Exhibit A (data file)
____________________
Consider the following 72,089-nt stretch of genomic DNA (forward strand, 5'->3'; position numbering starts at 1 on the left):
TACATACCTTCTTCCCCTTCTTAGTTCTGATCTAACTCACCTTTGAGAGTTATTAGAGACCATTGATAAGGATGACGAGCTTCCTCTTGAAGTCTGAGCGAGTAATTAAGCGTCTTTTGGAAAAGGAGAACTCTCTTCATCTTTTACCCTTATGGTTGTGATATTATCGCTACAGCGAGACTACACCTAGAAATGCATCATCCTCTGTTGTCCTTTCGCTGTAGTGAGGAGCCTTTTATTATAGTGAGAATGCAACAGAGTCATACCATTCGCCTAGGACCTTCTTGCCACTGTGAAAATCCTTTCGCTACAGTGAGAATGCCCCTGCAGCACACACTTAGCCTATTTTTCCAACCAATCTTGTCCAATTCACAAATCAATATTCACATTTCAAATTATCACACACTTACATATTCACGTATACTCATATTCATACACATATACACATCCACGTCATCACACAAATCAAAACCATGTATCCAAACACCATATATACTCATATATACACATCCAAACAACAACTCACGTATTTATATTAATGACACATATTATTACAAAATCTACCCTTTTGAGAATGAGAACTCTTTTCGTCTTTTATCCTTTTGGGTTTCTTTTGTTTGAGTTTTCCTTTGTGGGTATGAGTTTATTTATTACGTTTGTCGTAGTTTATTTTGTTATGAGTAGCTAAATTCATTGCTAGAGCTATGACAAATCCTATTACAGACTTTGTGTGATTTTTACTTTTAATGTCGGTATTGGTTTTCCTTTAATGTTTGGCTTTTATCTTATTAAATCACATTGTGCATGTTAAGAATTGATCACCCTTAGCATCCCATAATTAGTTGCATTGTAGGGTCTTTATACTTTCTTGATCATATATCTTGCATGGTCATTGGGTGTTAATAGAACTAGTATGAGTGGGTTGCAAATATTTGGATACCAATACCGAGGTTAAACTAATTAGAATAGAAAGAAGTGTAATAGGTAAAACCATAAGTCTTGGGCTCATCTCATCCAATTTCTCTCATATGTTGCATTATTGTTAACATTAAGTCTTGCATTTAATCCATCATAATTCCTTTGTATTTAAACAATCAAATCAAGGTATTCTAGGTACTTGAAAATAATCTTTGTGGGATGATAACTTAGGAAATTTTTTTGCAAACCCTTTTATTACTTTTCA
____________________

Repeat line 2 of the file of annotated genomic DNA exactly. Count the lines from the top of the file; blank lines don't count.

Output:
TACATACCTTCTTCCCCTTCTTAGTTCTGATCTAACTCACCTTTGAGAGTTATTAGAGACCATTGATAAGGATGACGAGCTTCCTCTTGAAGTCTGAGCGAGTAATTAAGCGTCTTTTGGAAAAGGAGAACTCTCTTCATCTTTTACCCTTATGGTTGTGATATTATCGCTACAGCGAGACTACACCTAGAAATGCATCATCCTCTGTTGTCCTTTCGCTGTAGTGAGGAGCCTTTTATTATAGTGAGAATGCAACAGAGTCATACCATTCGCCTAGGACCTTCTTGCCACTGTGAAAATCCTTTCGCTACAGTGAGAATGCCCCTGCAGCACACACTTAGCCTATTTTTCCAACCAATCTTGTCCAATTCACAAATCAATATTCACATTTCAAATTATCACACACTTACATATTCACGTATACTCATATTCATACACATATACACATCCACGTCATCACACAAATCAAAACCATGTATCCAAACACCATATATACTCATATATACACATCCAAACAACAACTCACGTATTTATATTAATGACACATATTATTACAAAATCTACCCTTTTGAGAATGAGAACTCTTTTCGTCTTTTATCCTTTTGGGTTTCTTTTGTTTGAGTTTTCCTTTGTGGGTATGAGTTTATTTATTACGTTTGTCGTAGTTTATTTTGTTATGAGTAGCTAAATTCATTGCTAGAGCTATGACAAATCCTATTACAGACTTTGTGTGATTTTTACTTTTAATGTCGGTATTGGTTTTCCTTTAATGTTTGGCTTTTATCTTATTAAATCACATTGTGCATGTTAAGAATTGATCACCCTTAGCATCCCATAATTAGTTGCATTGTAGGGTCTTTATACTTTCTTGATCATATATCTTGCATGGTCATTGGGTGTTAATAGAACTAGTATGAGTGGGTTGCAAATATTTGGATACCAATACCGAGGTTAAACTAATTAGAATAGAAAGAAGTGTAATAGGTAAAACCATAAGTCTTGGGCTCATCTCATCCAATTTCTCTCATATGTTGCATTATTGTTAACATTAAGTCTTGCATTTAATCCATCATAATTCCTTTGTATTTAAACAATCAAATCAAGGTATTCTAGGTACTTGAAAATAATCTTTGTGGGATGATAACTTAGGAAATTTTTTTGCAAACCCTTTTATTACTTTTCA